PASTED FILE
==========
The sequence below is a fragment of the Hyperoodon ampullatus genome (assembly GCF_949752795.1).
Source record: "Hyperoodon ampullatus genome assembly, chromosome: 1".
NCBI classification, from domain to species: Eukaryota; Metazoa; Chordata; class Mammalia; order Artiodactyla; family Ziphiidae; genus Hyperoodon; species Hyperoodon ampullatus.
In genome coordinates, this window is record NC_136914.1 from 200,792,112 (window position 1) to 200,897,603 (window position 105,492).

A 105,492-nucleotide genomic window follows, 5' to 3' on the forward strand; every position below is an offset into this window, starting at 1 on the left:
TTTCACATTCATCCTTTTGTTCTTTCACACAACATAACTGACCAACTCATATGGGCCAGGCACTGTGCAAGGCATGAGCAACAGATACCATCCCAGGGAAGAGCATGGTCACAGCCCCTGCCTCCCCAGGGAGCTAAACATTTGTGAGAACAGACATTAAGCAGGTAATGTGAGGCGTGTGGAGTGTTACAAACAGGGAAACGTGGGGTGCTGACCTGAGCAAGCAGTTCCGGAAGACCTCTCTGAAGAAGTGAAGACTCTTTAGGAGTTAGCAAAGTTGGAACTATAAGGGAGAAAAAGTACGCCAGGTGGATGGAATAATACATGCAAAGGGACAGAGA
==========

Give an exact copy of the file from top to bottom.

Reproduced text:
The sequence below is a fragment of the Hyperoodon ampullatus genome (assembly GCF_949752795.1).
Source record: "Hyperoodon ampullatus genome assembly, chromosome: 1".
NCBI classification, from domain to species: Eukaryota; Metazoa; Chordata; class Mammalia; order Artiodactyla; family Ziphiidae; genus Hyperoodon; species Hyperoodon ampullatus.
In genome coordinates, this window is record NC_136914.1 from 200,792,112 (window position 1) to 200,897,603 (window position 105,492).

A 105,492-nucleotide genomic window follows, 5' to 3' on the forward strand; every position below is an offset into this window, starting at 1 on the left:
TTTCACATTCATCCTTTTGTTCTTTCACACAACATAACTGACCAACTCATATGGGCCAGGCACTGTGCAAGGCATGAGCAACAGATACCATCCCAGGGAAGAGCATGGTCACAGCCCCTGCCTCCCCAGGGAGCTAAACATTTGTGAGAACAGACATTAAGCAGGTAATGTGAGGCGTGTGGAGTGTTACAAACAGGGAAACGTGGGGTGCTGACCTGAGCAAGCAGTTCCGGAAGACCTCTCTGAAGAAGTGAAGACTCTTTAGGAGTTAGCAAAGTTGGAACTATAAGGGAGAAAAAGTACGCCAGGTGGATGGAATAATACATGCAAAGGGACAGAGA